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The Smile on the Face of a Kouros

Written by: William Bronk | Biography
 This boy, of course, was dead, whatever that
might mean. And nobly dead. I think we should feel 
he was nobly dead. He fell in battle, perhaps, 
and this carved stone remembers him 
not as he may have looked, but as if to define
the naked virtue the stone describes as his. 
One foot is forward, the eyes look out, the arms
drop downward past the narrow waist to hands 
hanging in burdenless fullness by the heavy flanks. 
The boy was dead, and the stone smiles in his death 
lightening the lips with the pleasure of something achieved:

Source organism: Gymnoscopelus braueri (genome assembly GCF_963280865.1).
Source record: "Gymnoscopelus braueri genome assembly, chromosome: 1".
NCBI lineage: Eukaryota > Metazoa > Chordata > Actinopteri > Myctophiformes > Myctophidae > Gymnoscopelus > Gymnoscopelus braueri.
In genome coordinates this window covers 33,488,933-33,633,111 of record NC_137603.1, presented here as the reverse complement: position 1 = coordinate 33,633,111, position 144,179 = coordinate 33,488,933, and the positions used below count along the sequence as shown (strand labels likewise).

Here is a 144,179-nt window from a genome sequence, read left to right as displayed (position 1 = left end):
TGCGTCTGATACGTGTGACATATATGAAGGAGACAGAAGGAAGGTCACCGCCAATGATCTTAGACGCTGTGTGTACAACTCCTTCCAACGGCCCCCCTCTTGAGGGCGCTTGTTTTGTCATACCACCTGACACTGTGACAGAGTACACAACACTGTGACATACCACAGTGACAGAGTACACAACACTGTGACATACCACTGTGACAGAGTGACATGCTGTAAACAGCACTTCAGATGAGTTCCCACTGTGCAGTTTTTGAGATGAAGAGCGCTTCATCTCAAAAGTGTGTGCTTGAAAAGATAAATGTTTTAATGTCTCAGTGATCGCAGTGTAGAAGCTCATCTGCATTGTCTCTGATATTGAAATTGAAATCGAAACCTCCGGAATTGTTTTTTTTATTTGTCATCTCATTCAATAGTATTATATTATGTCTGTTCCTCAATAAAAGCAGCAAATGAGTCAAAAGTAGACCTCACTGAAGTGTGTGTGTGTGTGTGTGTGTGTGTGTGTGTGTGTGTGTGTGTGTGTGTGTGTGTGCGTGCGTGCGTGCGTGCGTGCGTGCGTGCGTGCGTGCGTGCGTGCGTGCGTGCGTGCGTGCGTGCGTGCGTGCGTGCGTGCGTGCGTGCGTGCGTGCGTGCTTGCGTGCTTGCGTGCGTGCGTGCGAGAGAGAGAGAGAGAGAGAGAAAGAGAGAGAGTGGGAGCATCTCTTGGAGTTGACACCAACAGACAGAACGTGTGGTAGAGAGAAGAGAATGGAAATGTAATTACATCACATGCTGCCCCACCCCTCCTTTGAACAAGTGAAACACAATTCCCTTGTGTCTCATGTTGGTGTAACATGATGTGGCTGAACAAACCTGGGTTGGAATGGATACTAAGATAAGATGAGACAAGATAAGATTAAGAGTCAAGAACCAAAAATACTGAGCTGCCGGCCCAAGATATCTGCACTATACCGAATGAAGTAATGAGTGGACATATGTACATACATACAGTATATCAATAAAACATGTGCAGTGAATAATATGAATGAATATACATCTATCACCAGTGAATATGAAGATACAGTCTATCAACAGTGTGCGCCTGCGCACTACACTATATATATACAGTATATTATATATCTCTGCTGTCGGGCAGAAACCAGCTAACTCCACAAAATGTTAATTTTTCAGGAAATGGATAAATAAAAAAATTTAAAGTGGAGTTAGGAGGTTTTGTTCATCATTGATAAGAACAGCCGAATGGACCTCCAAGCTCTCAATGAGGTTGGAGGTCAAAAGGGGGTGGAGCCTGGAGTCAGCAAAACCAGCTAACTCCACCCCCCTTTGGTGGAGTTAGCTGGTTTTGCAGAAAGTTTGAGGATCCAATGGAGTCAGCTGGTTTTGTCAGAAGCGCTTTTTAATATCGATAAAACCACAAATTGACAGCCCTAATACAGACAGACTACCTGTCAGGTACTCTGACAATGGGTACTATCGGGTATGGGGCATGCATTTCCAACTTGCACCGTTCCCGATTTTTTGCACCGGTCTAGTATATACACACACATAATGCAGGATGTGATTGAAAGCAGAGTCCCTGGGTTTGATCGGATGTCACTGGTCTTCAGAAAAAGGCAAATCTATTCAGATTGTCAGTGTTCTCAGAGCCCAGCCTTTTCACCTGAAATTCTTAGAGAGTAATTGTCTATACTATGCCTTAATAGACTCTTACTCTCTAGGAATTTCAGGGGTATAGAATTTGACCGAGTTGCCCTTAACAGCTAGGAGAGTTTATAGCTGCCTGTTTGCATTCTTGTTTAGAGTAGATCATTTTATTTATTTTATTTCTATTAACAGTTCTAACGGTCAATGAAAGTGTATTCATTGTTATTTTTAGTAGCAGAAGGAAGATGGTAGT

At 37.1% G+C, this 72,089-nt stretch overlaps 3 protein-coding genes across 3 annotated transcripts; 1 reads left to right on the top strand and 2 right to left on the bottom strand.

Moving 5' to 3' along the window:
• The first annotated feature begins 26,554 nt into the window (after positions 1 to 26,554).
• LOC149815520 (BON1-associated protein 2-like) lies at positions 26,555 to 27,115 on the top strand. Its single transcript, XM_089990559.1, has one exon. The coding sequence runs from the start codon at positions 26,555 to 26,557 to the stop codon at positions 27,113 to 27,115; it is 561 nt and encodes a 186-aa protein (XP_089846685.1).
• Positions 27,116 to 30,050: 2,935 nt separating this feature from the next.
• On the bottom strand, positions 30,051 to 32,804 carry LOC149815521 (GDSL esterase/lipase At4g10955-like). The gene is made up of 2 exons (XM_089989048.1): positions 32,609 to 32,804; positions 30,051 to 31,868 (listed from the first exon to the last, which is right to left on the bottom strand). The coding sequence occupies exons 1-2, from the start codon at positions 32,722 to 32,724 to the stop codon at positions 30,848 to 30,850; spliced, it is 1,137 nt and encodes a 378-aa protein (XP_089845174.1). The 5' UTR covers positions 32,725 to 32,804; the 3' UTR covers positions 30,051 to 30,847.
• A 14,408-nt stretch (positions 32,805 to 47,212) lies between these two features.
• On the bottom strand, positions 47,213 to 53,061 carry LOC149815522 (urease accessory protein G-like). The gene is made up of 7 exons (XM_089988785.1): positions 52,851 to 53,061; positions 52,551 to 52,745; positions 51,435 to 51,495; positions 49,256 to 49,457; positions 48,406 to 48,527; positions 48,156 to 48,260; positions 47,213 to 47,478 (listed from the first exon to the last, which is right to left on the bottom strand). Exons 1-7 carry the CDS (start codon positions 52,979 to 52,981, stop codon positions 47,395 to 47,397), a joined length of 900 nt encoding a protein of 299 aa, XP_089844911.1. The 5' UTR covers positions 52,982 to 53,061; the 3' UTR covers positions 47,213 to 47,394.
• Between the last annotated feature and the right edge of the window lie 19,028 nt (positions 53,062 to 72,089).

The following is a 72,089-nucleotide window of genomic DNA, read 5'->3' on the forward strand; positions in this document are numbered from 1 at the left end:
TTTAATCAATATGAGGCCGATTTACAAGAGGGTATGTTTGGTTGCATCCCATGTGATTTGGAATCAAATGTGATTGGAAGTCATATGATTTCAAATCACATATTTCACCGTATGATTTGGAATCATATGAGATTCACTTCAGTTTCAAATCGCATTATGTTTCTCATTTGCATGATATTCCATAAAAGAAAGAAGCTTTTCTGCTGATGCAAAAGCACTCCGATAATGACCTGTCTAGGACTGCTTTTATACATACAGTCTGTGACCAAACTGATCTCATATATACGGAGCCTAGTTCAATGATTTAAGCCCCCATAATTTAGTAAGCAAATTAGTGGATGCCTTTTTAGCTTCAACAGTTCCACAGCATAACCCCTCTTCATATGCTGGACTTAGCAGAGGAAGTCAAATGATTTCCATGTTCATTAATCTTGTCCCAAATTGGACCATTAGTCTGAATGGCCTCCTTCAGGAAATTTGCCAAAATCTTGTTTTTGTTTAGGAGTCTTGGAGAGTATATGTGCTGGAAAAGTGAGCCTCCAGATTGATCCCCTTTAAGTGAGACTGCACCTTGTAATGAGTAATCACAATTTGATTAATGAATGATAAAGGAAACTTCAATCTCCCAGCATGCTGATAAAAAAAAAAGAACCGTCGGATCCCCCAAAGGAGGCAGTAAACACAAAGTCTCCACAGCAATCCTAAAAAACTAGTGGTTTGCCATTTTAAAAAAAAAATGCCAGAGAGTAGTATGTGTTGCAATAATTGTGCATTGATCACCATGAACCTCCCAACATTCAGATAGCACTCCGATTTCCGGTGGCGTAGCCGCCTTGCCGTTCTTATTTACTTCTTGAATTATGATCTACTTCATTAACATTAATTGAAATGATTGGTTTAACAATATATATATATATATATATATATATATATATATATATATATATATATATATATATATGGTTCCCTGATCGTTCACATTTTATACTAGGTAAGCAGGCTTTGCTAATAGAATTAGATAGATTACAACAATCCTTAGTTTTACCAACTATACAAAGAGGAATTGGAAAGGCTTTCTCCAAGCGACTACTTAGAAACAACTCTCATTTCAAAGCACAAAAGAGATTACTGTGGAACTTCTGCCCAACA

an end. To come to an end. To come to death 
as an end. And coming, bring there intact, the full 
weight of his strength and virtue, the prize with which 
his empty hands are full. None of it lost, 
safe home, and smile at the end achieved. 
Now death, of which nothing as yet - or ever - is known,
leaves us alone to think as we want of it, 
and accepts our choice, shaping the life to the death.
Do we want an end? It gives us; and takes what we give 
and keeps it; and has, this way, in life itself, 
a kind of treasure house of comely form 
achieved and left with death to stay and be 
forever beautiful and whole, as if 
to want too much the perfect, unbroken form 
were the same as wanting death, as choosing death
for an end. There are other ways; we know the way 
to make the other choice for death: unformed 
or broken, less than whole, puzzled, we live 
in a formless world. Endless, we hope for no end.
I tell you death, expect no smile of pride
from me. I bring you nothing in my empty hands.



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